This is a study of the determinants of risk-taking by chief executive officers (CEOs). We adopt an interactionist logic, proposing that executive confidence – a key ingredient in assessing risks – is shaped by contextual stimuli but moderated by the executive’s disposition, particularly his or her degree of narcissism. We introduce the concept of “capability cues,” which are contextual signals that decision makers might reasonably interpret as indicators of their current level of overall ability, arguing that positive cues will induce boldness, while negative cues will induce timidity. Drawing from prior theory and research about how narcissists react to stimuli, we hypothesize that highly narcissistic CEOs will be relatively unresponsive to objective indicators of their performance; in contrast, highly narcissistic CEOs will be exceptionally emboldened by social praise (in the forms of media praise and media awards). We test our theory on a longitudinal sample of 152 CEOs in the computer hardware and software sectors, using multiple archival data sources. We find considerable support for our several hypotheses, thus opening a new theoretical avenue, and contributing new evidence, regarding the antecedents of risk-taking.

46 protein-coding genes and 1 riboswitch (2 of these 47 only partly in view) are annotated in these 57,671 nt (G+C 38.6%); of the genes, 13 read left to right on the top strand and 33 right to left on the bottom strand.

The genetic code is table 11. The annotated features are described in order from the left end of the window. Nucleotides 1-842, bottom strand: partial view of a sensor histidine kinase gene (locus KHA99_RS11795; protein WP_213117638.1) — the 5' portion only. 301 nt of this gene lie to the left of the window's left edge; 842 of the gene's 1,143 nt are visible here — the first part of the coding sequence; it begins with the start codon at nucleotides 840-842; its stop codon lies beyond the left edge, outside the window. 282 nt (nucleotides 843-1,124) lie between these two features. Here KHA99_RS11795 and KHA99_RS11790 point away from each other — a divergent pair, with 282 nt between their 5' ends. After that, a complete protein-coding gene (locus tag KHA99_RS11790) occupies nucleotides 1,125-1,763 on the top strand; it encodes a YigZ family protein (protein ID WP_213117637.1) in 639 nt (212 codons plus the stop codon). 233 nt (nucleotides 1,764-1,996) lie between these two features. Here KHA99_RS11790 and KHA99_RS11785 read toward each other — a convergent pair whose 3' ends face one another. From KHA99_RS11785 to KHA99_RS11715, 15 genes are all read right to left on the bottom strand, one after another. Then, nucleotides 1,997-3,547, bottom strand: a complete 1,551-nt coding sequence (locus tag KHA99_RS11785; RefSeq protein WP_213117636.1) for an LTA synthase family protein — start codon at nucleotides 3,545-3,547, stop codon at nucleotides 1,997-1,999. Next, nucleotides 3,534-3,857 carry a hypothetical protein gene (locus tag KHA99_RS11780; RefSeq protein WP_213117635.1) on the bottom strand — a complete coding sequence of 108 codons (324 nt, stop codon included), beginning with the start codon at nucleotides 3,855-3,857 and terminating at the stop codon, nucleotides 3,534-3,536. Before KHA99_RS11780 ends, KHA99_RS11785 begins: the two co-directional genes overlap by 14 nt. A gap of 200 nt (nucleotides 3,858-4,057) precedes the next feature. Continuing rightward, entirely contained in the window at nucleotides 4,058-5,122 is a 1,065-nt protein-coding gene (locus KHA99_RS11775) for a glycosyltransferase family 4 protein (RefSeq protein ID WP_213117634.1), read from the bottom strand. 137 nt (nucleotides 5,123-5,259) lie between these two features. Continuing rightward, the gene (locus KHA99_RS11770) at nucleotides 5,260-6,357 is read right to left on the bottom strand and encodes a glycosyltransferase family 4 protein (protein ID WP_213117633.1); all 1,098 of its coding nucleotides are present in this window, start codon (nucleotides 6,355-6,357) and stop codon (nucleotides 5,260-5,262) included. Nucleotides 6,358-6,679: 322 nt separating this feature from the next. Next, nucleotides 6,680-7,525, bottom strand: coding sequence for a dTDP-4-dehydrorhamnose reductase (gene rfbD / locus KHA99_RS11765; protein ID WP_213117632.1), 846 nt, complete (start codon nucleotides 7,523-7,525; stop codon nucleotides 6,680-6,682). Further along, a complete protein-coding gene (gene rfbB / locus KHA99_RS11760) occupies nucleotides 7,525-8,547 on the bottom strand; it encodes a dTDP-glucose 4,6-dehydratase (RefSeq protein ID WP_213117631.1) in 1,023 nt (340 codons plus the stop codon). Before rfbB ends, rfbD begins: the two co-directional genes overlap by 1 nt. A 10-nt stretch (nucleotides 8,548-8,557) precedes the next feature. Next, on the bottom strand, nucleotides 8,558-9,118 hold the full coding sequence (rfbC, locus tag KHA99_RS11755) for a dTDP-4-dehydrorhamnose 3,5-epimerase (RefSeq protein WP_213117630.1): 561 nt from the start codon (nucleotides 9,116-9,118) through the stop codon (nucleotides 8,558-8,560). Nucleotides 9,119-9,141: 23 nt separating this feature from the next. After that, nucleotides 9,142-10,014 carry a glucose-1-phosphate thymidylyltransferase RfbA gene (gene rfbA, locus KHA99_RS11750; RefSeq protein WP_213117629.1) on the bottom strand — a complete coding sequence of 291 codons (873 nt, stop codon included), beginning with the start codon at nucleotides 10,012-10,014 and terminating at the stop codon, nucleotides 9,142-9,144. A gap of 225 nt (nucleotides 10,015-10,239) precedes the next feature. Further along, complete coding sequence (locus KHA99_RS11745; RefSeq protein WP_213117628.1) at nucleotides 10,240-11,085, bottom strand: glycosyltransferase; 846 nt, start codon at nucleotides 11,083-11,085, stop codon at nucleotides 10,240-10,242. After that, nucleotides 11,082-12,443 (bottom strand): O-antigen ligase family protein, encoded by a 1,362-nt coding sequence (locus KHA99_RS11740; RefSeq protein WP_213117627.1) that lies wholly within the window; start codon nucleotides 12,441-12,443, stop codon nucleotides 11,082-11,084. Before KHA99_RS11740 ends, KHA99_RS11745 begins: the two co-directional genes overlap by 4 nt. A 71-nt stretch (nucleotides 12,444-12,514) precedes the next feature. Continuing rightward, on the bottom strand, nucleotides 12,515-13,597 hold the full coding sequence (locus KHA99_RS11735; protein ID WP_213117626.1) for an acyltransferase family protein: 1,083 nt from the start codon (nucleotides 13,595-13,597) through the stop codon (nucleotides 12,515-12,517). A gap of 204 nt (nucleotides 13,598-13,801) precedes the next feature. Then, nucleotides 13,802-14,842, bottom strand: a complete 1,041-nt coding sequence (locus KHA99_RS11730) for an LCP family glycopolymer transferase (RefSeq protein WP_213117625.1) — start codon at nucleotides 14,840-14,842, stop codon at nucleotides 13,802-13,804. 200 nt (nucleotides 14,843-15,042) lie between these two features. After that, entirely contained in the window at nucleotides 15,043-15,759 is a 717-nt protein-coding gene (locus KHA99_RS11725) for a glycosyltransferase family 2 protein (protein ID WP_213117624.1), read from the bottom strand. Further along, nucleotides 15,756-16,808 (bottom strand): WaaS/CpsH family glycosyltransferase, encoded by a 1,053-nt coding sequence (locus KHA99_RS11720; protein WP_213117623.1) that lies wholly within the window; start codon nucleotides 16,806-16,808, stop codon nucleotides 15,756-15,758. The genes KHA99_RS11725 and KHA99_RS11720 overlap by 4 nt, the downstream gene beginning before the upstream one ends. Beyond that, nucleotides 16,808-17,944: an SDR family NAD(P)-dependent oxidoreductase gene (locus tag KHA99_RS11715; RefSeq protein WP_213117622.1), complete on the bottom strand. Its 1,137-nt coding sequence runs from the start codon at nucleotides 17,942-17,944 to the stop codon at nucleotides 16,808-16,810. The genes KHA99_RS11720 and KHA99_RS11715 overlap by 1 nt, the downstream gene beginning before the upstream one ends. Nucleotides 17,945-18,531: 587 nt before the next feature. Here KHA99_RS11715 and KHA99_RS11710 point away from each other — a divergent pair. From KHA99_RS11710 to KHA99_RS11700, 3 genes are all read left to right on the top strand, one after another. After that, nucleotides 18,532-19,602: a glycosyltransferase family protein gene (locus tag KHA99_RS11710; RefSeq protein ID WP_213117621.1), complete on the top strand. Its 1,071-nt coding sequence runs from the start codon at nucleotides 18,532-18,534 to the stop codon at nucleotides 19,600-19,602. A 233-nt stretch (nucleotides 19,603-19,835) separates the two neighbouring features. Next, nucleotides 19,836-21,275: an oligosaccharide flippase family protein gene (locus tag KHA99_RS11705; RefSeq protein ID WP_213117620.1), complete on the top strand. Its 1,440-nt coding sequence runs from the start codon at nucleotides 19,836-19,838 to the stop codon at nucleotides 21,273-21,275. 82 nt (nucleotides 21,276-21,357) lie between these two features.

CHATTERJEE, A. and HAMBRICK, D. (2010). CEO Personality, Capability Cues, and Risk-taking: How Narcissists React to Their Successes and Stumbles. In: Academy of Management Best Paper Proceedings. Academy of Management.